Antimullerian hormone, or AMH, is one of the blood tests performed on a woman to assess ovarian reserve.
As a part of a comprehensive fertility evaluation, your fertility doctor at Dallas-Fort Worth Fertility Associates will want as much information as possible about your ovarian reserve, or how many eggs remain in your ovaries.
What Is AMH?
Special granulosa cells create AMH in the ovarian follicles when oocytes (eggs) are so small they can’t be detected by ultrasound. Once the follicles mature to a certain size in their preparation for ovulation, AMH production stops. The AMH secreted by the follicles can be detected in a woman’s blood.
AMH Levels Suggest Ovarian Reserve
Fertility doctors have recently started to interpret AMH levels as an indirect test of how many eggs a woman still carries in her ovaries. Unlike other blood tests used for fertility, the AMH test can be performed on any day of a woman’s cycle.
Normal levels of AMH indicates that many follicles are active, which likely means there is a high ovarian reserve. Higher AMH levels can also be present among women with polycystic ovaries (PCOS).
Low levels of AMH could mean that there are a reduced amount of eggs available for ovulation, indicating a low ovarian reserve. As women age and get closer to menopause, their pool of available eggs becomes much smaller and, as a result, their blood AMH levels significantly decrease.
AMH Levels and Fertility Options
The AMH blood test is just one fertility test for ovarian reserve. Each test has its strengths and weaknesses, which is why fertility doctors often use several different tests as part of a comprehensive fertility evaluation.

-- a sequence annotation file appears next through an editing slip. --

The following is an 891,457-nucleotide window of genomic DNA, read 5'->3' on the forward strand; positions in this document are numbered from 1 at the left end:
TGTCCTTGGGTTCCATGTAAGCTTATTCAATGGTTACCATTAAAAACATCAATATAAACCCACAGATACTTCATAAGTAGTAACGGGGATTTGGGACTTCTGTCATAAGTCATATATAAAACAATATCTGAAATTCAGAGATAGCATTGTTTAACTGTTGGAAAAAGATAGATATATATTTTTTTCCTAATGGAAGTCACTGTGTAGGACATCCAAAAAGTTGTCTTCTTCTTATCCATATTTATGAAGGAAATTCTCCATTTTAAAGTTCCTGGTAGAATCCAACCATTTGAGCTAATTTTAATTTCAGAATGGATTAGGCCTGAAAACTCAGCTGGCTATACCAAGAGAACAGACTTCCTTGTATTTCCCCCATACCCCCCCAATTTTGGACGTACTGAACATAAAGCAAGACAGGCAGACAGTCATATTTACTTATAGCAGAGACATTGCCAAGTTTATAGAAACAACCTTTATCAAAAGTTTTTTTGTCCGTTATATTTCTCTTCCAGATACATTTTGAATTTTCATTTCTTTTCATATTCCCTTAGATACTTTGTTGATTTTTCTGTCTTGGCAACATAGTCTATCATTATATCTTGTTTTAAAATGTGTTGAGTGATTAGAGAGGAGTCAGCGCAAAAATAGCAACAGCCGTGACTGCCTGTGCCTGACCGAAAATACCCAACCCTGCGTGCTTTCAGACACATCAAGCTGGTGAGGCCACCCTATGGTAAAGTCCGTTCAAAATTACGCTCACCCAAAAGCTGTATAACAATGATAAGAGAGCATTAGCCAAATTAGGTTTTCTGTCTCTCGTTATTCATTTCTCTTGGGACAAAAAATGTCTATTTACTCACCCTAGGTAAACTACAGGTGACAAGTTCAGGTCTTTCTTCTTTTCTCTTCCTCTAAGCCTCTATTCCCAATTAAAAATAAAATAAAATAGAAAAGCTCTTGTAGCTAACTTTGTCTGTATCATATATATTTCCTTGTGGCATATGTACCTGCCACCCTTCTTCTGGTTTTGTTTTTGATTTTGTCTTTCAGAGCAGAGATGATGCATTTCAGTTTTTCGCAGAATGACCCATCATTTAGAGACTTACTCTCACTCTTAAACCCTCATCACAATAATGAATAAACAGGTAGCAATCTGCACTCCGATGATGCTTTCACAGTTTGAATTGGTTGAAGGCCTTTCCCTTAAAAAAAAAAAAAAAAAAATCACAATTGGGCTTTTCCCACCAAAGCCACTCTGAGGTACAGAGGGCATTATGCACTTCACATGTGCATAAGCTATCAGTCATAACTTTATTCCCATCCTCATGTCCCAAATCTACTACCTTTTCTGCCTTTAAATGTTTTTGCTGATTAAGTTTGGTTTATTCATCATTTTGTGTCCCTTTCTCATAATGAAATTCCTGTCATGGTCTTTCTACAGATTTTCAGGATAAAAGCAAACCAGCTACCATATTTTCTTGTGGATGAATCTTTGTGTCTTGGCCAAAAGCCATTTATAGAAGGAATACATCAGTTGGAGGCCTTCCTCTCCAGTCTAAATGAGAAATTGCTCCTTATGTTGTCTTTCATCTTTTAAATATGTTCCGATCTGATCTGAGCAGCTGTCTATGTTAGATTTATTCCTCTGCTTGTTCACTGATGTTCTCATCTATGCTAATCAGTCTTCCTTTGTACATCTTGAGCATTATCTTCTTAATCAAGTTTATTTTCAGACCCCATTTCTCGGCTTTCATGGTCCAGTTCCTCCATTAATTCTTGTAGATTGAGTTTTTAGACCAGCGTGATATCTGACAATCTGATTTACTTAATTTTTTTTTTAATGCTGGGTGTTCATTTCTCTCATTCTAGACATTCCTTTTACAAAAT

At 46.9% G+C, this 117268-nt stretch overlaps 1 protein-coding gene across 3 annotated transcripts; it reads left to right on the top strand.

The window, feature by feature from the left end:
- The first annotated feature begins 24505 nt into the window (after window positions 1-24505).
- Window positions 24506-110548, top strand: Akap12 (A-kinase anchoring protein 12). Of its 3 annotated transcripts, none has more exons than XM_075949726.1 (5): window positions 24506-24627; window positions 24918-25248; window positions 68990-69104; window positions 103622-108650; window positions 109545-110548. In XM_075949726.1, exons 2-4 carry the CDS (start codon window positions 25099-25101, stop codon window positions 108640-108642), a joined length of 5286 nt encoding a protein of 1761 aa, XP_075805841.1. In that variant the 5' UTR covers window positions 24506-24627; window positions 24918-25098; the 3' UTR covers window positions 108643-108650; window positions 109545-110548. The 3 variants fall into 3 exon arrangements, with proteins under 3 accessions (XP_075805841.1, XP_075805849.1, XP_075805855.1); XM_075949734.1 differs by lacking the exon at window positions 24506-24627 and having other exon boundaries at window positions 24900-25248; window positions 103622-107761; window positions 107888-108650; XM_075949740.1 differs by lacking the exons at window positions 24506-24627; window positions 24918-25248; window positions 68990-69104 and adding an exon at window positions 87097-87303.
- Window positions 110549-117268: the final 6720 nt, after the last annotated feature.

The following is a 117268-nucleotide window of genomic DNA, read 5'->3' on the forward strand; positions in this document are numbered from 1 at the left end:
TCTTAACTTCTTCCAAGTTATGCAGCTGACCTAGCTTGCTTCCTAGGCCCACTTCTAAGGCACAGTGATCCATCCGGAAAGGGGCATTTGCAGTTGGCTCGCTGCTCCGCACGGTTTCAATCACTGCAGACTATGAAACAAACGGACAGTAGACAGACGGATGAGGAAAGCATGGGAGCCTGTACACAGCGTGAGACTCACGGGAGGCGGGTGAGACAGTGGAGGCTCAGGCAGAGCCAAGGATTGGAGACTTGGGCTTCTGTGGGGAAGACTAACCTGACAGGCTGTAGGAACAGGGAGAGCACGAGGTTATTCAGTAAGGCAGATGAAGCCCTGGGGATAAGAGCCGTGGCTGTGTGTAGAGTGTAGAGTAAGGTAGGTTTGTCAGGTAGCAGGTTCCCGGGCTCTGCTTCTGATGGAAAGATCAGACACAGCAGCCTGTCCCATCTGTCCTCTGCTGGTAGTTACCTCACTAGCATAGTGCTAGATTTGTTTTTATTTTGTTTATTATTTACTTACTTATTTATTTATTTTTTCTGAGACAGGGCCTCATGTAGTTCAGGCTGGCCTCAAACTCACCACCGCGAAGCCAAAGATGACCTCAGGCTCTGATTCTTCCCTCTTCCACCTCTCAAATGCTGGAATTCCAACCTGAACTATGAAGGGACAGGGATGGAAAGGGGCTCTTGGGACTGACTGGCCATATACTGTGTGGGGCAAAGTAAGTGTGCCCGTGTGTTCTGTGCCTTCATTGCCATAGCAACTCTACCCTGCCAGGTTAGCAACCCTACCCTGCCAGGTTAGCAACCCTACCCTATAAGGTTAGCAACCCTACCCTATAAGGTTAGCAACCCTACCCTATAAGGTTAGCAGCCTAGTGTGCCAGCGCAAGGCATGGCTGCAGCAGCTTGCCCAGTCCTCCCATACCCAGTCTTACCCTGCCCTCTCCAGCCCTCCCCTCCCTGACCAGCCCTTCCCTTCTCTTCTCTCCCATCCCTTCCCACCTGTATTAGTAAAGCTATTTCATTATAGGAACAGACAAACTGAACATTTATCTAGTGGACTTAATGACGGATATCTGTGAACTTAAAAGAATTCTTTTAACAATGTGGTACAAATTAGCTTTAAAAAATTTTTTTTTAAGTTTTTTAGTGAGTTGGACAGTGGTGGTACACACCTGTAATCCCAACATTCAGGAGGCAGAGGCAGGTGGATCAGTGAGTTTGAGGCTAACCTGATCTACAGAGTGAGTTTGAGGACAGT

AMH levels can tell fertility doctors about egg quantity, but research hasn’t yet shown a relationship between AMH levels and egg quality.
That said, because women with higher AMH blood levels have a higher reserve of eggs, they tend to respond better to the ovarian stimulation procedure used to retrieve eggs for fertility preservation, or in vitro fertilization (IVF). Retrieving more eggs, in general, leads to higher IVF success rates because there are more potential embryos for transfer.
Lower AMH levels don’t necessarily mean that IVF or egg freezing is not recommended. Your fertility doctor at Dallas-Fort Worth Fertility Associates will work with you to determine the best pregnancy plan based on all of your results, not just the AMH test.
Contact our fertility specialists to schedule an appointment to learn more about which fertility tests would be best for your situation. Our experienced Dallas-Fort Worth Fertility Associates team helps turn AMH test results into an actionable fertility plan.